The system’s two alarms each allow you to wake up to an alarm buzzer, the radio, audio from an attached USB MP3 player or flash drive, or, of course, your iPod. Toggling back and forth between the modes is as easy as repeatedly pressing the Wake 1 or Wake 2 button on the top of the unit. As you cycle through the modes, an icon corresponding to the audio source appears on the display next to the alarm number (1 or 2, respectively). To set the alarm time, you press the Set button until the desired alarm flashes, then use the jog dial on top to choose the alarm time. If you choose to wake up to the radio, USB, or iPod, the RP5500i will use the most-recently-played station or track. The volume of the alarm will be whatever the volume dial is set to, except in the case of the alarm buzzer, which will gradually increase.
When the alarm sounds, you can turn it off by hitting the Off button, on which the manufacturer has thoughtfully placed a small dimple that makes it easy to find, by feel, even for the bleary-eyed. You can also hit the large Snooze button on top of the unit, or the Sleep or Nap buttons, to pause the alarm temporarily (for the length of time you choose, as discussed below). If you just hit the Off button, the alarm stays set for the next day; if you want to deactivate it permanently, you have to cycle through the alarm options by hitting the corresponding Wake button until the alarm icon disappears from the screen.
The RP5500i also includes both Sleep and Nap functions. The former allows you to go to bed to music and automatically turns it off after a preset amount of time. The Nap function acts as an ad-hoc timer that can play an alarm after a desired amount of time; for example, you can set it to wake you after 30 minutes. And just to make sure you don’t miss that important morning meeting, the same backup battery that keeps the time set, even during a power outage, also lets the alarm function continue to work (although the clock display is disabled and the system reverts to buzzer mode).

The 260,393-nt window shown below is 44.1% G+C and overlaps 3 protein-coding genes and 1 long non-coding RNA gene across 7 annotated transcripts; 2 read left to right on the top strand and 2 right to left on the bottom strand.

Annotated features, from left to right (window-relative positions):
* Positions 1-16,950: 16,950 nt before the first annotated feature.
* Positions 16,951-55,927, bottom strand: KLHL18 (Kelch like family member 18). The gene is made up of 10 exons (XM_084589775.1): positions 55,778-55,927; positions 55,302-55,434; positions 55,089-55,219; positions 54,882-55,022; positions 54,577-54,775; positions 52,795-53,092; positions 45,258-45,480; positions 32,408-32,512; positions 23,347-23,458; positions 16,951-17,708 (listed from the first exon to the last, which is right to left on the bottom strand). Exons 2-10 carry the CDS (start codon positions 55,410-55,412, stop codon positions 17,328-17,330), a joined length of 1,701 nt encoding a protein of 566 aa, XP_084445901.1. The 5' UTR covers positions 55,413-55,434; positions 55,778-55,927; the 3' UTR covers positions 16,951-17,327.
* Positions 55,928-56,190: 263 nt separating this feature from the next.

One thing I appreciated about the RP5500i is that RCA has gone to great lengths to let the user adjust many aspects of its operation. For example, you can choose the length of Snooze time—from 1 to 30 minutes—by holding down the Snooze button and turning the jog dial on the top of the unit. Likewise, although the alarm clock’s Sleep and Nap functions provide a choice of common preset times, you can change each to any desired length by holding down the respective button and then pressing the track forward or reverse button to choose the time.
Although the small buttons on the front of the unit are sometimes difficult to distinguish, RCA has thoughtfully relegated less-frequently-used features to the left and right sides of the RP5500i and used controls that are more suited to particular functions. For example, Volume and Tuning both get dial controls (though the latter still adjusts only in discrete units), while the radio-band control uses a switch. Similarly, the Snooze button on top is prominent and easy to hit, while the alarm buttons are flush with the top of the unit, making it less likely you’ll hit them by accident.
When it comes to sound performance, the RP5500i sounds a lot like your average clock radio. You won’t get superb audio from the unit: while treble reproduction isn’t too bad, there’s a decided lack of bass, and tracks with significant low end quickly muddle the overall sound. In other words, this is a system you buy for its clock-radio functionality, not its sound quality.
In terms of radio reception, the RP5500i doesn’t impress: since it relies on integrated antennas, reception varies strongly depending on where you physically position the unit; in some cases, repositioning the entire unit can help with AM reception, but not always. In addition, in my testing, a lack of fine-tuning controls meant static-filled reception for many stations on both FM and AM bands. Finally, as there are no radio presets, you must re-tune the radio every time you want to change stations.
As a sound system, the RP5500i might disappoint, but as an alarm clock, it succeeds admirably with a variety of timer and alarm options. If you value versatility and user customization, the RP5500i won’t disappoint, as long as you don’t mind the poor radio reception and sub-par audio performance.